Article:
The evening's opening act was the relatively mellow local satanic surf-rock band Lusurfer. All decked out in matching black and white Hawaiian shirts, the ghoulish gang of 5 warmed up the mostly over-40 crowd with a number of '60s-style original rockers. In addition to their take on a few classic rock favorites like Iron Maiden's "Run to the Hills" and their own devilish take on the "Hawaii 5-0" theme song ("Hawaii 666"), a technically taut performance by guitarist Moloch the Manipulator of a thrilling medley featuring an excellent bit of "Crazy Train" finished out their opening set. What was missing were some classic surf-rock covers ("Pipeline" or "Run, Don't Walk" were nowhere to be found) or some zombie singers to provide vocals. Otherwise, a fun warm up to the ensuing insanity of the main act.
It's really hard to sum up all that is El Vez in a brief live review, but his act is part-comedy (joking more between songs than singing them) and part-musical performance. His set was highlighted mainly by his ability to mix Christmas tunes with songs by James Brown ("Santa's Gotta a Brand New Bag"), '80s Rap ("Jingle Bell Rock" mixed with "White Lines"), '90s Rock ("En El Barrio": A mix of "O' Holy Night" and "Champaign Supernova," or in this case a "Suped-Up Chevy Nova") and a multitude of musical lines pulled from Velvet Underground, the Beatles and many more. The silliness, comedy, and creative songwriting was tossed at the audience one song after the next, joke after joke, one wardrobe change after another, and the gaps were filled in nicely by his co-horts the Elvettes, Lisa Maria and Priscilita.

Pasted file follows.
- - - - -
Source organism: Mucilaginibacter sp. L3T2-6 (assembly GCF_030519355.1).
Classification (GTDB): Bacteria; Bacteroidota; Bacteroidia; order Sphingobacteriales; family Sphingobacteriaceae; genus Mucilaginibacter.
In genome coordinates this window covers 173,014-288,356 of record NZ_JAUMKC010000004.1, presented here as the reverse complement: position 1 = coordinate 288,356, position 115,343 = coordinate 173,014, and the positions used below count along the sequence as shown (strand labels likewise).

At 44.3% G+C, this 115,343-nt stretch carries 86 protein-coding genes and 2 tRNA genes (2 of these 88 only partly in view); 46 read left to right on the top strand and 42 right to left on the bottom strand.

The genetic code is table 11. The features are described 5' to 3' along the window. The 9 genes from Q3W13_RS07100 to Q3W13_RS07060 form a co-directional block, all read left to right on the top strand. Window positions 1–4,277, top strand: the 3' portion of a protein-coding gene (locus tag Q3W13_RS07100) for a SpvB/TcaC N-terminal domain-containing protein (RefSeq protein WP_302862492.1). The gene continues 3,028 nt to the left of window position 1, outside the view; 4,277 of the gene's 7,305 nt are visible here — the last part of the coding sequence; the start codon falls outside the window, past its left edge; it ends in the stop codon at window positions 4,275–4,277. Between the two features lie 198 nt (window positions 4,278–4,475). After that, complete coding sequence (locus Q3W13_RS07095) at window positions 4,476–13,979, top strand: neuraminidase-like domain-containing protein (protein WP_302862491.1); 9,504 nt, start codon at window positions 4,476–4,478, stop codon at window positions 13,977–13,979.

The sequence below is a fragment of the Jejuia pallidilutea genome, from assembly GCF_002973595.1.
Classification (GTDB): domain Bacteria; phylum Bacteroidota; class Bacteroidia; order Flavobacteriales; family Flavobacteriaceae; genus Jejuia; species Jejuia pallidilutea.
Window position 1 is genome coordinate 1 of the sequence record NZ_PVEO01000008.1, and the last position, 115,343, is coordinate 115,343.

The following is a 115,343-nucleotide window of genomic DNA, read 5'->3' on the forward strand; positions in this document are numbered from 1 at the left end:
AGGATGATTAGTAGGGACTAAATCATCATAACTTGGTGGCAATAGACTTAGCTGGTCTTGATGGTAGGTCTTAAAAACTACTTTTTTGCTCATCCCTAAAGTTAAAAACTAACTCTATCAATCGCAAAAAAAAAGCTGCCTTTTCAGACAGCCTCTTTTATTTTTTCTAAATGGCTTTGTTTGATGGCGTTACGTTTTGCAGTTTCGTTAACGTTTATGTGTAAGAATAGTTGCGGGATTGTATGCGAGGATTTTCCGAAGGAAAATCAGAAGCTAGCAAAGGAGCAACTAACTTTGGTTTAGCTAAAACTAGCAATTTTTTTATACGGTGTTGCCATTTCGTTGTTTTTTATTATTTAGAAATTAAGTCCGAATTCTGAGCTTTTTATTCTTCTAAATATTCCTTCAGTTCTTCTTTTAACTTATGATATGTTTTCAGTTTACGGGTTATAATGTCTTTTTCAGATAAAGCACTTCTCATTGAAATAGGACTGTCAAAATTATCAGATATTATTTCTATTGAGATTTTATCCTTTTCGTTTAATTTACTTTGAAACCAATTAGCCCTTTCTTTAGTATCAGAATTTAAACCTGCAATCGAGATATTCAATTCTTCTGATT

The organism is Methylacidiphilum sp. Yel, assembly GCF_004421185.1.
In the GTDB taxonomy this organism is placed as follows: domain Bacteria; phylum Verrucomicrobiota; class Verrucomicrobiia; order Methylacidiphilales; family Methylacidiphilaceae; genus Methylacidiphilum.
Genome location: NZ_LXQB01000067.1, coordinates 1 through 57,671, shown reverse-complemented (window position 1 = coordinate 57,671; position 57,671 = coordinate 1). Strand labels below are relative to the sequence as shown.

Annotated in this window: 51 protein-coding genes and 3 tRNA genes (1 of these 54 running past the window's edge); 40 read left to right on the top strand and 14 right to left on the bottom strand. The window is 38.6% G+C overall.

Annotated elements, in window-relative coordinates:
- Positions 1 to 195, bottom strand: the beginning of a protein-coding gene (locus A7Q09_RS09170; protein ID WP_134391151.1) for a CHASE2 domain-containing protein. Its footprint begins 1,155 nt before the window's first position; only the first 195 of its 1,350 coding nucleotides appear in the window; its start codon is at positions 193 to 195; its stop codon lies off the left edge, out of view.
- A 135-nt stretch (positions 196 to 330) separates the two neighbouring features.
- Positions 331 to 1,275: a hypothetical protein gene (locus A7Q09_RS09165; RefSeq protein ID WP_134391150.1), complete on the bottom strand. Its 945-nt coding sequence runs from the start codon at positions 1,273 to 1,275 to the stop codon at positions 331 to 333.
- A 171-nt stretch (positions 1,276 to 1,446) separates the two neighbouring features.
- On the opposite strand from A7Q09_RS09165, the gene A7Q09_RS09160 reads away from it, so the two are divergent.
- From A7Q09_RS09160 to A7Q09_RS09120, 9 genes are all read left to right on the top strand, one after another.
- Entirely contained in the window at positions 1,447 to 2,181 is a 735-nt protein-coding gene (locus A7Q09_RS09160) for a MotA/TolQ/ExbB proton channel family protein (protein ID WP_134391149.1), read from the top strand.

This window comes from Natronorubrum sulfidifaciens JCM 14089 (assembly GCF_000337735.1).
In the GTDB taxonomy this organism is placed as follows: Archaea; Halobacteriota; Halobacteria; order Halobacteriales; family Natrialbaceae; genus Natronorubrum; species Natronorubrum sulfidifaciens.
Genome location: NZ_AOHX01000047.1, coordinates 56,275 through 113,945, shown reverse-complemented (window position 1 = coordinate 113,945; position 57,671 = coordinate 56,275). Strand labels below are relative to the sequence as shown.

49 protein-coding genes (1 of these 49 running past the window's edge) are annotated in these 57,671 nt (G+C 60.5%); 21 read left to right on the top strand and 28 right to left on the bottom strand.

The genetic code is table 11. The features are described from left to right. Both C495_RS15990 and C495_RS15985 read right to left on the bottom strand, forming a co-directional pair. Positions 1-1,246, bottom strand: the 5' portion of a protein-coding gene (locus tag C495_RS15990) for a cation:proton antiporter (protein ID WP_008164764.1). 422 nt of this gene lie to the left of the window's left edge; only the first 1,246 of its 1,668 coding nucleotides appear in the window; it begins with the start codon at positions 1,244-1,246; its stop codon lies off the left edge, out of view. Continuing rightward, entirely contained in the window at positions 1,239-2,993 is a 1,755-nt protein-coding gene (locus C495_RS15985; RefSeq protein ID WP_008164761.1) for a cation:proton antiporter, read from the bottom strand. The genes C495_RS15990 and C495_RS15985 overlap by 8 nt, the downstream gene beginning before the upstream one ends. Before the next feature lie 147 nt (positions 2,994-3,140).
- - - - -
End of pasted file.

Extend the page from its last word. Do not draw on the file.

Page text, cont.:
With all those costume changes, Los Straitjackets played a starring role in the evening's events -- they kept the show going while the three singers were off stage (they constantly donned new outfits that they'd inevitably just rip off themselves within two or three songs). Headed by the only member of the four-piece who speaks (El Vez constantly referred to him as his interpreter), "Daddy-O Grande" would often give updates as to what was going on in poorly pronounced Spanish. The band's sound, when not backing El Vez's tunes, is rooted in '60s style rockabilly and surf-rock. Like Lusurfer, Los Straitjackets are a technically gifted band and provide a fun gimmick for their music, but really only thrive while backing a band with singers.
To begin the enore, Los Straitjackets provided some phenominal improvisational workouts to match El Vez's improvised comedy by playing some great surf-rock tunes, Christmas covers and even had a jazzy duel between guitarist Eddie Angel (who can coax an amazing chicken sound from his ax) and drummer "Teen Beat." Finally coming out for the last number, after five Los Straight Jacket tunes to kill time, El Vez and the Elvettes came back on stage decked out in their own versions of Luchador masks, accompanied by gigantic inflated versions of Santa Claus and Frosty the Snowman. With El Vez being accosted by these two oversized icons of Christmas, he did his best to finish the night with a soaring punk-rock version of "Feliz Navidad." In all, it was a great spin on the American Christmas showcase, but this time it was MeX-Mas, headed by a loopy Elvis and supported by Luchadors and zombie surfers. In other words, a whole lot of fun for a Saturday night.